Thank you for having me here today on your blog, Ali! I’m trying to remain calm as my latest novel A Treasure of Gold is released. I’m looking forward to letting it out there in the world, because I think romance needs more diverse historical romance, and more 20th century historical stories.
Guys and Dolls was a major influence for A Treasure of Gold, my 1923 story of a buttoned-up pious country girl who meets the big city numbers kingpin in Pittsburgh and she’s forced to question her entire world. I remember seeing the live musical at a high school first and then watching the movie of Guys and Dolls when I was a teenager. I always loved the whirlwind romance between gambler Skye Masterson, who knows the Bible thoroughly since the only book he has access to is the Gideon Bible, and Sister Sarah Simpson, the prim mission “doll” who ends up being changed by the so-called “bad boy.” She’s convinced she can convert him to a better way of life, and he’s unexpectedly impacted by her wholesome nature, ironic since what got them together was a bet—something Skye cannot resist.
The movie musical features Marlon Brando as Skye Masterson. Who could resist hottie Marlon Brando in his sharp cut suits? Guys and Dolls is known as the one and only movie where Brando sings. I don’t care what anyone else says, I like it. I think that Jean Simmons’s Sarah liked it a whole lot too, since she falls hard and fast for her gambling man.
In Treasure, Nettie grew up in the country in the middle of a whirlwind family of girls, and her place in the family was always made special because her family thought of her as sickly and close to death, so she has a very close relationship with God. Jay, who wants nothing to do with religion, lost his wife two years before. He vows never to fall in love again because the pain of losing his deceased wife is more than he can bear. He has a problem. He can’t keep nannies for his precocious little girl. When they come across one another by accident, Nettie’s belief systems are challenged as she sees what the little girl needs, in the questionable profession of the child’s father. Once Nettie is with them, she cannot help but be drawn in and love happens.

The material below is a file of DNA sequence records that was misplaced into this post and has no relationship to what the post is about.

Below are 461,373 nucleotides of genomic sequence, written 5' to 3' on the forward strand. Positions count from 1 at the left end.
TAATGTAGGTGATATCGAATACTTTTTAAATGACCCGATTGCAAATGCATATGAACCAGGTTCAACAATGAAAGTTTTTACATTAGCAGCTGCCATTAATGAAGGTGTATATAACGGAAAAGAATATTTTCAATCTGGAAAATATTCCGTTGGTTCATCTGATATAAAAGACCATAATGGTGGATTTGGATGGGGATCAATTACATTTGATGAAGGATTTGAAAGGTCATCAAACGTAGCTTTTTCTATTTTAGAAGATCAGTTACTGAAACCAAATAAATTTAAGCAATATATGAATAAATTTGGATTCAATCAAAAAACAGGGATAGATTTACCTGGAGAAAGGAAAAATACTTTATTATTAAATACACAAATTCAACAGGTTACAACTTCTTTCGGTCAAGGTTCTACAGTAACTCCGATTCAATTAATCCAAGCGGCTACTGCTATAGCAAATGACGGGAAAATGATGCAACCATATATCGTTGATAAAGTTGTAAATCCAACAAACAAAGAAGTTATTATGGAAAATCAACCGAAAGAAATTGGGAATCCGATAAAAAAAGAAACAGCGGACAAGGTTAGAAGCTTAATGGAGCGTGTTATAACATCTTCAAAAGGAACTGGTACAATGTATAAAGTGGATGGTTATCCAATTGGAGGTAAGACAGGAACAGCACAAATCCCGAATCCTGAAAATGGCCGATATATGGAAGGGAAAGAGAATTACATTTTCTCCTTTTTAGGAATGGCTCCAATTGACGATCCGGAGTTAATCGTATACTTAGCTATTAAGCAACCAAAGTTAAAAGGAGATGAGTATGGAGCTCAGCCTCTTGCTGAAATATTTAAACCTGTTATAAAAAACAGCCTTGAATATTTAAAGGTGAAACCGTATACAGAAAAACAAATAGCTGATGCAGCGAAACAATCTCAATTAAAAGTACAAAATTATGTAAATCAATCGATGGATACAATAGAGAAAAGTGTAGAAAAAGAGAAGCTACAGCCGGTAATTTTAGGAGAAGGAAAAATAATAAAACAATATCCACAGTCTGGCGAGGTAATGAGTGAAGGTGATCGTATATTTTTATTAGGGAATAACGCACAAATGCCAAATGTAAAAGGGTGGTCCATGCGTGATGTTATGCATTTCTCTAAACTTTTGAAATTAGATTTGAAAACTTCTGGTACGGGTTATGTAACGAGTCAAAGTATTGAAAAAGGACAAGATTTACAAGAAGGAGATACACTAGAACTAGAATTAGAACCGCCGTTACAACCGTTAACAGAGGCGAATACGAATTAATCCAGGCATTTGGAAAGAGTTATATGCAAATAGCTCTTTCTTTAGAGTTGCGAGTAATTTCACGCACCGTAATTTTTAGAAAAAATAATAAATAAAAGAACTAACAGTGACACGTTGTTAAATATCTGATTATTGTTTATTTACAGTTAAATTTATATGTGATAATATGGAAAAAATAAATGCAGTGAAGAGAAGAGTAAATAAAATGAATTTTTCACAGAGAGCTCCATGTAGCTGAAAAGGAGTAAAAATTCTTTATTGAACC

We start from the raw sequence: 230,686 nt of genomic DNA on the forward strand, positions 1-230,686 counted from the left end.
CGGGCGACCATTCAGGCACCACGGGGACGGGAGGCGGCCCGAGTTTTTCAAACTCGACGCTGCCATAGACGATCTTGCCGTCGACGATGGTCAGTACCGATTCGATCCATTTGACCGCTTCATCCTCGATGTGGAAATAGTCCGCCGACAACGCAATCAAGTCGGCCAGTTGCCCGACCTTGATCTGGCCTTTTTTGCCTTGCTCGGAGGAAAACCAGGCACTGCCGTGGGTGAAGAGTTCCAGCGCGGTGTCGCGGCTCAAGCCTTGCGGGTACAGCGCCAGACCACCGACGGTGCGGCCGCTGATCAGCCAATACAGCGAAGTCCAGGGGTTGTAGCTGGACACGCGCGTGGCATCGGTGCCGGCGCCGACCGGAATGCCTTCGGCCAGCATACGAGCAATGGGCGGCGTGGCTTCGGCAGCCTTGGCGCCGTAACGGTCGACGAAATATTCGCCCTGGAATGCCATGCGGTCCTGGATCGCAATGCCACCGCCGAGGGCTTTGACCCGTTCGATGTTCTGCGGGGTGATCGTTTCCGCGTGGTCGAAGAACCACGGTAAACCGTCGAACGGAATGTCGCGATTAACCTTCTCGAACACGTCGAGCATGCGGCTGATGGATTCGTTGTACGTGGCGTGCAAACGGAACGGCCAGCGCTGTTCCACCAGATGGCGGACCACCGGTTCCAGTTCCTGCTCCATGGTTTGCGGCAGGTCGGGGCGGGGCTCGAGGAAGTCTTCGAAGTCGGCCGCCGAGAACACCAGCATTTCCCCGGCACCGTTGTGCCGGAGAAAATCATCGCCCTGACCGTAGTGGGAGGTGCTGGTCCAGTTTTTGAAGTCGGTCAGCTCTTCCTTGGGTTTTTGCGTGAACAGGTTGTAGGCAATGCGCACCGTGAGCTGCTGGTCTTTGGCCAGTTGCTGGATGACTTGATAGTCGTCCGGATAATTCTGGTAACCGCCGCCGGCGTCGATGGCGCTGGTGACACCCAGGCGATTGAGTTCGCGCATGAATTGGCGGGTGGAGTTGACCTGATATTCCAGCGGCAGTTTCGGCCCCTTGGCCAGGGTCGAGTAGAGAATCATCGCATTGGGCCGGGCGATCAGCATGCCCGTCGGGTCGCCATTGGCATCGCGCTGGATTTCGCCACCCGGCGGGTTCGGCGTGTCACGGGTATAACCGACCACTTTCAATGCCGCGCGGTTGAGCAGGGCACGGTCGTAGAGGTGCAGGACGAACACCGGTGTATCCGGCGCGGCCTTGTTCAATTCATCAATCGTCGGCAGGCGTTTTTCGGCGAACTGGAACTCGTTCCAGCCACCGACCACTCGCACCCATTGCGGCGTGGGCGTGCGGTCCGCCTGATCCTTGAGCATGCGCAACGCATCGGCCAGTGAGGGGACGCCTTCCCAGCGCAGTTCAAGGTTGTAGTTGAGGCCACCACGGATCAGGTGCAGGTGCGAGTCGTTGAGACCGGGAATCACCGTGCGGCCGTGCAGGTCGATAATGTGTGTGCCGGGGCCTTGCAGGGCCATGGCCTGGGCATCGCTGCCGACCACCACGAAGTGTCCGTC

If you’ve never seen the Guys and Dolls, rent it and try not to swoon at Marlon Brando. The short stories that Guys and Dolls is based on are by Damon Runyon. These short stories about street life in the 1920’s and 1930’s are real treats for readers as well. In A Treasure of Gold, I hope readers will enjoy my different take on the good girl, bad boy romance. I believe my story is all about how the power of love transforms us and make us feel renewed all over again.
Named in 2015 as a top ten historical romance novelist in Publisher’s Weekly, Piper Huguley is the author of the Reconstruction era “Home to Milford College” series. She is a 2013 & 2014 Golden Heart finalist for two novels in the “Migrations of the Heart” series about the Bledsoe sisters and set in the early twentieth century.